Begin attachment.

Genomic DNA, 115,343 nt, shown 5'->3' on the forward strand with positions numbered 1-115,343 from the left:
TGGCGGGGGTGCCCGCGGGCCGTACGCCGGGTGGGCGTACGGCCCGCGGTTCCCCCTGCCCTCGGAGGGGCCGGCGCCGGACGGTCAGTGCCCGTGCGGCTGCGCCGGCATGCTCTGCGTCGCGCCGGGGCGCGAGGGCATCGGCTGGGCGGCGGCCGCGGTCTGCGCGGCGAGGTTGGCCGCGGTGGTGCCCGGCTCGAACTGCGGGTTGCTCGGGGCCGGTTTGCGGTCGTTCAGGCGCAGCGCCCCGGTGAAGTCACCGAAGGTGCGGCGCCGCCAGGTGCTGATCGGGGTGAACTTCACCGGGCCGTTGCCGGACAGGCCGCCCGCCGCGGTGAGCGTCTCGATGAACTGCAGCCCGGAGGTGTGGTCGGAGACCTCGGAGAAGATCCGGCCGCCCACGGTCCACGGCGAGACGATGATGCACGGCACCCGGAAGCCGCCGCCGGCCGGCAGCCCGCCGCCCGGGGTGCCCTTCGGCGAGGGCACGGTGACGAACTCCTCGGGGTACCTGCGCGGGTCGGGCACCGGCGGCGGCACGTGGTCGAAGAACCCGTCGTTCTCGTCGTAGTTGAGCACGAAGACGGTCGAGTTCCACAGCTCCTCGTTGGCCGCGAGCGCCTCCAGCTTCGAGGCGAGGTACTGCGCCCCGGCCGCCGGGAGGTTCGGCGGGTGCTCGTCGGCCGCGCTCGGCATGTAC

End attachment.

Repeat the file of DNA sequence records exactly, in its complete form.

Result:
Genomic DNA, 115,343 nt, shown 5'->3' on the forward strand with positions numbered 1-115,343 from the left:
TGGCGGGGGTGCCCGCGGGCCGTACGCCGGGTGGGCGTACGGCCCGCGGTTCCCCCTGCCCTCGGAGGGGCCGGCGCCGGACGGTCAGTGCCCGTGCGGCTGCGCCGGCATGCTCTGCGTCGCGCCGGGGCGCGAGGGCATCGGCTGGGCGGCGGCCGCGGTCTGCGCGGCGAGGTTGGCCGCGGTGGTGCCCGGCTCGAACTGCGGGTTGCTCGGGGCCGGTTTGCGGTCGTTCAGGCGCAGCGCCCCGGTGAAGTCACCGAAGGTGCGGCGCCGCCAGGTGCTGATCGGGGTGAACTTCACCGGGCCGTTGCCGGACAGGCCGCCCGCCGCGGTGAGCGTCTCGATGAACTGCAGCCCGGAGGTGTGGTCGGAGACCTCGGAGAAGATCCGGCCGCCCACGGTCCACGGCGAGACGATGATGCACGGCACCCGGAAGCCGCCGCCGGCCGGCAGCCCGCCGCCCGGGGTGCCCTTCGGCGAGGGCACGGTGACGAACTCCTCGGGGTACCTGCGCGGGTCGGGCACCGGCGGCGGCACGTGGTCGAAGAACCCGTCGTTCTCGTCGTAGTTGAGCACGAAGACGGTCGAGTTCCACAGCTCCTCGTTGGCCGCGAGCGCCTCCAGCTTCGAGGCGAGGTACTGCGCCCCGGCCGCCGGGAGGTTCGGCGGGTGCTCGTCGGCCGCGCTCGGCATGTAC